Sports

UNC and FSU: The Gatekeepers for the Future of The ACC

By Colin, From the Mac Attack
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Virginia Tech v North Carolina
Colin-135 Colin Hoggard
Colin first moved to Charlotte, with his family, in 1994. A proud...
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While fan bases within the ACC are giddy at the thought of the grass being greener in other conferences, when it comes to moving up in the world, only two schools and arguably one, control their own destiny. Fans on message boards have dreams of Alabama and Texas home games dancing in their heads, but in reality those games will remain the exception rather than the rule. Once a decade those power programs will roll into town, but the majority of the games will be against division rivals, who look an awful lot like the ACC teams that fanbases were so eager to leave behind.

Florida State’s Board of Trustee’s chairman, Andy Haggard, and others are concerned about financial differences between themselves and the University of Florida, their in-state, but out of conference rival. The proposed solution of going to the Big 12, however, leaves Florida State perhaps a few million dollars richer, but now operating at an financial disadvantage with a school in their conference. No matter what the Seminoles do with their Tier 3 rights (the phrase of the month) it will pale in comparison to what Texas brings in with the Longhorn Network. They must also balance the effects on recruiting as well. Will the shift to a conference based half a country away have a discernible impact and if so, how much?

The Big 12 ironically stands at ten teams, with the addition of West Virginia and potentially two ACC schools, the move is clearly east. When the 16 schools are finally rounded up, will the Seminoles be staring at a division with Miami, Clemson, Virginia Tech, Georgia Tech, West Virginia, Pitt, and TCU. Those would be the schools dominating the Noles’ schedule year in and year out. They would get games with OU and Texas two out of every seven years, with one home game against each every eight years.

If Florida State decides to jump, another ACC school could well join them. This week, it’s seemingly Clemson, or at least their board of trustees and fans would like to think so. The problem for the Tigers is they’re not desirable on their own. They need some coattails to cling to and with fans tailgating outside the Board of Trustees meeting, the smell of the grills reeks of desperation, not passion. They’re the guy hanging around a bar at 2 AM, hoping an attractive guy needs a wingman. Similar things can be said about other ACC programs, but they aren’t wearing their stank so overtly. Florida State holds all the cards, or so it appears at first blush, but this is where things get sticky.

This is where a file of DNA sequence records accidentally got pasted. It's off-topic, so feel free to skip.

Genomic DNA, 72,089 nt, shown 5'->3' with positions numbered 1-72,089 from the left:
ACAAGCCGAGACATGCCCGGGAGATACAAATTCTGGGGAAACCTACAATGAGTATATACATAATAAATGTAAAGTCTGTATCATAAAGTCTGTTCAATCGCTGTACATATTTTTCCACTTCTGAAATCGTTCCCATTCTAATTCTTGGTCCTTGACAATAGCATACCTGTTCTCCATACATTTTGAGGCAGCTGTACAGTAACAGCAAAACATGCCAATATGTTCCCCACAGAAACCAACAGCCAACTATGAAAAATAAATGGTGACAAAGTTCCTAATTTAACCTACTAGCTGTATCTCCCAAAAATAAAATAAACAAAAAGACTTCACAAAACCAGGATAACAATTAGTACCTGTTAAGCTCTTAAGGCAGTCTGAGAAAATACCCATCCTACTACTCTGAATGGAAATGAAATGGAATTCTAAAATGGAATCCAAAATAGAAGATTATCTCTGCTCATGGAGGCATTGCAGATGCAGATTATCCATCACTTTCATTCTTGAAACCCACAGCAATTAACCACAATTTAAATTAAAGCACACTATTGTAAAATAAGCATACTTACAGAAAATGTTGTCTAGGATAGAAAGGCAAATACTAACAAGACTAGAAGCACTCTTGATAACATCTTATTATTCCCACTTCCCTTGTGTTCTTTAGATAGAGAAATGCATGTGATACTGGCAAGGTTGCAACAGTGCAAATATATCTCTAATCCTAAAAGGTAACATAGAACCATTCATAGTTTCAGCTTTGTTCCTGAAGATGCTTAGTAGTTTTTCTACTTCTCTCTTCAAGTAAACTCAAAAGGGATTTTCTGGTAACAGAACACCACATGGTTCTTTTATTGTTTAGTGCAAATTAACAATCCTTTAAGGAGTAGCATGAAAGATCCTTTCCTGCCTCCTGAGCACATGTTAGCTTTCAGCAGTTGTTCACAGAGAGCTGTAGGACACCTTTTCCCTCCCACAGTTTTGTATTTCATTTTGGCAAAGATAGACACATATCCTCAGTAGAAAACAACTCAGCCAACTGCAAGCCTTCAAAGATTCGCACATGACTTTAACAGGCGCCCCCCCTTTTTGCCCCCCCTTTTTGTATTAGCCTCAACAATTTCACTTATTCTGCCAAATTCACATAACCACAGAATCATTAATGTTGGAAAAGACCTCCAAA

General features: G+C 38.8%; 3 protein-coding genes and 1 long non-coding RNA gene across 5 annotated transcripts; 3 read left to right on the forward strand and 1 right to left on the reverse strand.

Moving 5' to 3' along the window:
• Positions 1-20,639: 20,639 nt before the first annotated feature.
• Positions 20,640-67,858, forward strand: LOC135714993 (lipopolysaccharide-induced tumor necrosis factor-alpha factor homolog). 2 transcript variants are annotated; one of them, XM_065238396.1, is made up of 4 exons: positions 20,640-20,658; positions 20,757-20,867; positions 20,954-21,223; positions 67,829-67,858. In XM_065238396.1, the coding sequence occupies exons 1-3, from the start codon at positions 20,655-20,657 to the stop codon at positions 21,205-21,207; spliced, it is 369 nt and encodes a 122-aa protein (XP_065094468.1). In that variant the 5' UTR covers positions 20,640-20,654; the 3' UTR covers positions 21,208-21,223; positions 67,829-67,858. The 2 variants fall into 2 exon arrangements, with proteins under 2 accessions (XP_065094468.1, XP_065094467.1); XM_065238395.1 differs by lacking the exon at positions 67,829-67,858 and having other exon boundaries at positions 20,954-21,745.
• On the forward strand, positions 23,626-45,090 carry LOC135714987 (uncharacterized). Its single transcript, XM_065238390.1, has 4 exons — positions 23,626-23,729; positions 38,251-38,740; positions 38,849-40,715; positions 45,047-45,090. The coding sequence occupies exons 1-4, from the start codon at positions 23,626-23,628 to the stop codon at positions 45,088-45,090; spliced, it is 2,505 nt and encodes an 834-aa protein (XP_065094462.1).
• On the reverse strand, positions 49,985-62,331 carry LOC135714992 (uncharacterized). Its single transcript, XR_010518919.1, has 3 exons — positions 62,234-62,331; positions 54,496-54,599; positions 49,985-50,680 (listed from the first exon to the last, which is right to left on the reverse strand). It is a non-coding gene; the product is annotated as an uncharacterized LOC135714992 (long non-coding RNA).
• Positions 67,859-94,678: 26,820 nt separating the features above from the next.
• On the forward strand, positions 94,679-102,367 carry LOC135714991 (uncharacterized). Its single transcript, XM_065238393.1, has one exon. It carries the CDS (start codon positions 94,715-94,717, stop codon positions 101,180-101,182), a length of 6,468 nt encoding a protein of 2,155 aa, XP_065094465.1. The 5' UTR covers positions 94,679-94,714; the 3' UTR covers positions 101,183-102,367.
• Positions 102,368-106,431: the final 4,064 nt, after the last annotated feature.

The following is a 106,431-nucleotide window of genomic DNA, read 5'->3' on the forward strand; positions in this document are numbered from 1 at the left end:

If they get the ‘ACC destruction’ ball rolling, they might find themselves in a worse situation if UNC decides to act, and they will have to if their hand is forced. UNC may find themselves faced with deciding between self-preservation or loyalty to their ACC brethren and it would be irresponsible to not be selfish. Selfish for UNC, the crown jewel of poachable programs (with due respect to the defiantly independent Notre Dame), will mean going to the SEC, and likely taking a school from Virginia with them. Regardless of how long other fanbases have dreamed and schemed, should UNC decide to move, they jump to the head of the line. A natural fit for the SEC East, with recent monstrous expenditures to improve their stadium and facilities, the long referred to sleeping giant may finally awake in football. With the addition of two quality programs in two states rich with TV sets (10th and 12th in population), the SEC’s TV contracts could rise again, while Florida State would likely find itself in a division with castoffs from the ACC and Big East. The financial difference between Florida State and Florida would again be prevalent and they will be cemented in a second tier conference once again. For all the fans eager for change, be careful what you wish for.

The opinions expressed are Colin’s and his alone. Feel free to complain to @ColinWFNZ on twitter.

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